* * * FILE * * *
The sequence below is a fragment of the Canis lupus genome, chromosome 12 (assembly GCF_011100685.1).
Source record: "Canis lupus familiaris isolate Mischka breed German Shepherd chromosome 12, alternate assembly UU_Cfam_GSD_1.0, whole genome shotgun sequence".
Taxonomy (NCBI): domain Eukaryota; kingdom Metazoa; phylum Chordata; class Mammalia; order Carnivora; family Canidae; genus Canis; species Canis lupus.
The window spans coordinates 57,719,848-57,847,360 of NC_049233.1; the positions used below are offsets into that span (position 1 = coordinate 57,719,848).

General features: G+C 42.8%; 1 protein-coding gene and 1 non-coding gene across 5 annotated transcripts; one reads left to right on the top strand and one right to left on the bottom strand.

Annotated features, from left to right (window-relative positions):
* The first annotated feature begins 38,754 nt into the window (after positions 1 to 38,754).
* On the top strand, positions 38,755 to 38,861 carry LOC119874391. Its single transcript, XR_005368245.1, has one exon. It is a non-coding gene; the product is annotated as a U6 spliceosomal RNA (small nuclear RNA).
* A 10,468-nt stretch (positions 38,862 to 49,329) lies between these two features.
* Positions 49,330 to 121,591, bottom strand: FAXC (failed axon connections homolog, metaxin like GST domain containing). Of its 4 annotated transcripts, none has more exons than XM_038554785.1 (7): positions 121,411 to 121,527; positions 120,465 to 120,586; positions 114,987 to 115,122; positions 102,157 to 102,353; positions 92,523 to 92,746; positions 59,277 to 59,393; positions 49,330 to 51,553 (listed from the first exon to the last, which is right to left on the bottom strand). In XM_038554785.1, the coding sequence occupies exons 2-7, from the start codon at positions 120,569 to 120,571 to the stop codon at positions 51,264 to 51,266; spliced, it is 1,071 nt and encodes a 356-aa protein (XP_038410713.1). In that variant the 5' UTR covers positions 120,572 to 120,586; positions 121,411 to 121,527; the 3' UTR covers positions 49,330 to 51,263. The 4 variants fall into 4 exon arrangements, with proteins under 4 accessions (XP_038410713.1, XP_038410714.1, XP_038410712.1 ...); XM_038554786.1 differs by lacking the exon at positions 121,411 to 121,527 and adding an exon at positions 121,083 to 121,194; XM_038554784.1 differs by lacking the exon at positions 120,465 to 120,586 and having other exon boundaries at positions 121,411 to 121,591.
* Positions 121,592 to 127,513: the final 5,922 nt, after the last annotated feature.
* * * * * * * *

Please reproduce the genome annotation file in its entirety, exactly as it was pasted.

The sequence below is a fragment of the Canis lupus genome, chromosome 12 (assembly GCF_011100685.1).
Source record: "Canis lupus familiaris isolate Mischka breed German Shepherd chromosome 12, alternate assembly UU_Cfam_GSD_1.0, whole genome shotgun sequence".
Taxonomy (NCBI): domain Eukaryota; kingdom Metazoa; phylum Chordata; class Mammalia; order Carnivora; family Canidae; genus Canis; species Canis lupus.
The window spans coordinates 57,719,848-57,847,360 of NC_049233.1; the positions used below are offsets into that span (position 1 = coordinate 57,719,848).

General features: G+C 42.8%; 1 protein-coding gene and 1 non-coding gene across 5 annotated transcripts; one reads left to right on the top strand and one right to left on the bottom strand.

Annotated features, from left to right (window-relative positions):
* The first annotated feature begins 38,754 nt into the window (after positions 1 to 38,754).
* On the top strand, positions 38,755 to 38,861 carry LOC119874391. Its single transcript, XR_005368245.1, has one exon. It is a non-coding gene; the product is annotated as a U6 spliceosomal RNA (small nuclear RNA).
* A 10,468-nt stretch (positions 38,862 to 49,329) lies between these two features.
* Positions 49,330 to 121,591, bottom strand: FAXC (failed axon connections homolog, metaxin like GST domain containing). Of its 4 annotated transcripts, none has more exons than XM_038554785.1 (7): positions 121,411 to 121,527; positions 120,465 to 120,586; positions 114,987 to 115,122; positions 102,157 to 102,353; positions 92,523 to 92,746; positions 59,277 to 59,393; positions 49,330 to 51,553 (listed from the first exon to the last, which is right to left on the bottom strand). In XM_038554785.1, the coding sequence occupies exons 2-7, from the start codon at positions 120,569 to 120,571 to the stop codon at positions 51,264 to 51,266; spliced, it is 1,071 nt and encodes a 356-aa protein (XP_038410713.1). In that variant the 5' UTR covers positions 120,572 to 120,586; positions 121,411 to 121,527; the 3' UTR covers positions 49,330 to 51,263. The 4 variants fall into 4 exon arrangements, with proteins under 4 accessions (XP_038410713.1, XP_038410714.1, XP_038410712.1 ...); XM_038554786.1 differs by lacking the exon at positions 121,411 to 121,527 and adding an exon at positions 121,083 to 121,194; XM_038554784.1 differs by lacking the exon at positions 120,465 to 120,586 and having other exon boundaries at positions 121,411 to 121,591.
* Positions 121,592 to 127,513: the final 5,922 nt, after the last annotated feature.